TV presenter claiming damages over ‘crash test dummy' injuries

The BBC is disputing Mr Stansfield's damages claim.

A television presenter has begun a £3.9 million High Court damages fight with the BBC after getting hurt while playing the role of a “crash test dummy” during a science programme eight years ago.

Jeremy Stansfield, 45, from Hove, East Sussex, was injured while carrying out “crash tests” in a specially-designed “rig” during the BBC programme Bang Goes The Theory, in February 2013, a judge has heard.

Mrs Justice Yip, who has heard that Mr Stansfield wants £3.9 million in damages, began overseeing a trial at the High Court in London on Monday.

Jeremy Stansfield court case
Television presenter Jeremy Stansfield leaving the Royal Courts of Justice (Yui Mok/PA)

Mr Stansfield says he suffered spine and brain injuries and lost more than £3 million in potential future earnings.

The BBC is disputing Mr Stansfield’s damages claim.

A barrister representing the BBC outlined the background to the litigation to the judge in a written case summary.

Jonathan Watt-Pringle QC said Mr Stansfield, who is known as “Jem”, was a self-employed “inventor, writer and presenter” who became involved in television programmes as an engineer and presenter in the early 2000s.

“He worked on a number of programmes and, in 2009, was recruited to work as one of the four co-presenters on Bang Goes The Theory, which was a popular science programme on BBC television,” explained Mr Watt-Pringle.

“The claim arises out of crash tests on February 8 2013, in which the claimant was injured during the making of an episode of Bang Goes The Theory.”

He said the “rig” used the “crash tests” had been designed and built by Mr Stansfield and engineers had gauged the speed of a number of tests at being between eight mph and 11.5 mph.

Mr Watt-Pringle said Mr Stansfield’s case was that “repeated acceleration-deceleration forces” generated by five crash tests in which he participated as a “crash test dummy” caused him harm including “soft tissue injury to the structures around his spine” and “subtle brain injury”.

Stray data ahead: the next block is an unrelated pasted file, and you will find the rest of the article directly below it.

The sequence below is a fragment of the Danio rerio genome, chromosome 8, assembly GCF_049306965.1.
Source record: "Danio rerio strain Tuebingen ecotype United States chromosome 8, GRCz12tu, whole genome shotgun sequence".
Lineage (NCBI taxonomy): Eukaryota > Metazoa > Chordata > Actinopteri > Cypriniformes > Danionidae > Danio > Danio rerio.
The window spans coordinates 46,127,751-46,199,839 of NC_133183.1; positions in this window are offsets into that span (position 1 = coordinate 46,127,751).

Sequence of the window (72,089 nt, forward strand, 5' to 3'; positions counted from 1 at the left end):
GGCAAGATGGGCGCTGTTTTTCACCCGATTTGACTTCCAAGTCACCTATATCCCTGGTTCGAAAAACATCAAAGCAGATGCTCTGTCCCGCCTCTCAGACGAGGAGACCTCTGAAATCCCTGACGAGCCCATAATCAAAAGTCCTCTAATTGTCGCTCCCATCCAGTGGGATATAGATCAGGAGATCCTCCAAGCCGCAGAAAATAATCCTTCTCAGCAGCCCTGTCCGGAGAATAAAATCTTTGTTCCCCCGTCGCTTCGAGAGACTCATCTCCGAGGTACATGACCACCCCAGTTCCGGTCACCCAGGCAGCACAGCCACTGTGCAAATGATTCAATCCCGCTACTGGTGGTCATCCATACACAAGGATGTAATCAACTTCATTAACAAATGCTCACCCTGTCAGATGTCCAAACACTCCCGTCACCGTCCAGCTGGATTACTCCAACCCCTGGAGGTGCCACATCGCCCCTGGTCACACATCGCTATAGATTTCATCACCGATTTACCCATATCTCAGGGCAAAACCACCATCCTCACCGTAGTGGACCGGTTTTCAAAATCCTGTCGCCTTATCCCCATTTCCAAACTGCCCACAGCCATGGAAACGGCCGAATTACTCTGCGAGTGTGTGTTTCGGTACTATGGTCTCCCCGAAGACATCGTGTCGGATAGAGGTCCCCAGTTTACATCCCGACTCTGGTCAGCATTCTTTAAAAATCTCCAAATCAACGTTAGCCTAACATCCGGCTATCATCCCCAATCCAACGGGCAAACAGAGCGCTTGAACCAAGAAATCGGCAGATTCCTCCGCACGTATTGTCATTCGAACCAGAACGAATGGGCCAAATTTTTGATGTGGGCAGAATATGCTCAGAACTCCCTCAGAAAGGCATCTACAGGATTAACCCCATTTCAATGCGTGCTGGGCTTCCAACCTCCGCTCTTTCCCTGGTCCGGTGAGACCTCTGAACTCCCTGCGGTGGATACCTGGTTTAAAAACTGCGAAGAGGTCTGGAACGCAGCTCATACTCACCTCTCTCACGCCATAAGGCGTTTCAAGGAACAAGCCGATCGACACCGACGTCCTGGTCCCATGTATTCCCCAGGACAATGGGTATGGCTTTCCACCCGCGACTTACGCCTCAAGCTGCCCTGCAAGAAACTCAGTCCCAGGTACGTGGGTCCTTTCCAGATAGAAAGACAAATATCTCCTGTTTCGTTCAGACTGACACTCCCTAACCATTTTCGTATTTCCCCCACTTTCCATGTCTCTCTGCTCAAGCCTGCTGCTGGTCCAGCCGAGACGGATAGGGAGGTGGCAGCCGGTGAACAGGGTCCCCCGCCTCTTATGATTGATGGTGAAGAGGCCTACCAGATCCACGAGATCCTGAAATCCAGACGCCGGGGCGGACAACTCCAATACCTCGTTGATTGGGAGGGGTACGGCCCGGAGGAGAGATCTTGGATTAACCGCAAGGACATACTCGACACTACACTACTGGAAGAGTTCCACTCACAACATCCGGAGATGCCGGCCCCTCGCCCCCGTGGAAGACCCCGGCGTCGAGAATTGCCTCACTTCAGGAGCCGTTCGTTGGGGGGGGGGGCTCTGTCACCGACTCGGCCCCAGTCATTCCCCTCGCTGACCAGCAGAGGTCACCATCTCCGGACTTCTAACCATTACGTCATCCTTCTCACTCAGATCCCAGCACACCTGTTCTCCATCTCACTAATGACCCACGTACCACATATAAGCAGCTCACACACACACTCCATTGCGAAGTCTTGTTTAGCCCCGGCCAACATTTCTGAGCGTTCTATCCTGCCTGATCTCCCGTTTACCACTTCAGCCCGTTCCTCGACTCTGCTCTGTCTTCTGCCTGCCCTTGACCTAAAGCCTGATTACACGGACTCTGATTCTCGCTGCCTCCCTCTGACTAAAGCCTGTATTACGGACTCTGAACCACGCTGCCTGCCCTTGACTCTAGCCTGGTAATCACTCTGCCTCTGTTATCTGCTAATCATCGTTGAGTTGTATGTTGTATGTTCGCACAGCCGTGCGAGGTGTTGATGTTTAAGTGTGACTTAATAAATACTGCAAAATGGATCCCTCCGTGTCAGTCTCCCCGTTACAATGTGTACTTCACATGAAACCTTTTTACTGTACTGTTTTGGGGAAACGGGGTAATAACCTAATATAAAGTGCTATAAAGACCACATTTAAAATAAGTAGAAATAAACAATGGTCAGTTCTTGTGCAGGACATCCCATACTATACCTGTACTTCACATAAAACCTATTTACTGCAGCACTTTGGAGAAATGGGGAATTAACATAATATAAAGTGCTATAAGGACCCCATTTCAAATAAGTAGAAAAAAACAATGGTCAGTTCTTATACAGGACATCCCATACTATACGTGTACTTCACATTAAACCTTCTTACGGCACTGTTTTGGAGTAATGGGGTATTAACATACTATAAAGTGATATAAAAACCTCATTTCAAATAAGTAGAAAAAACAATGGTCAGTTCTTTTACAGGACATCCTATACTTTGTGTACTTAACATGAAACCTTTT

He said Mr Stansfield was claiming more than £3 million in respect of future lost earnings.

Mr Watt-Pringle said liability had been admitted subject to an agreed one third reduction for “contributory negligence”.

He said the BBC disputed the assertion that Mr Stansfield “sustained the injuries and suffered the symptoms and losses alleged”.

Marcus Grant, who is representing Mr Stansfield, said Mr Stansfield’s case was supported by 11 lay witnesses “to attest to his suffering and loss” over the past eight years.

He said Mr Stansfield had been “exposed to an unusual and dangerous mechanism of injury”.

Mr Grant said the symptoms Mr Stansfield complained of fell across a “number of clinical disciplines which overlap and interact with one another” and had continued to cause “significant dysfunction”.

Mr Stansfield had identified more that £600,000 worth of work that had been offered to him after the crash tests, but which he had to turn down because of health reasons, he said.

He said after a while “the offers dried up” as “word got out” that Mr Stansfield was unavailable.

Mr Grant said there was evidence that Mr Stansfield had a “unique skillset” and that his career was entering a new phase.

He said Mr Stansfield had “signed up with a top agent” and was taking on “executive producer credits” which “monetised his creative ideas and writing abilities”.

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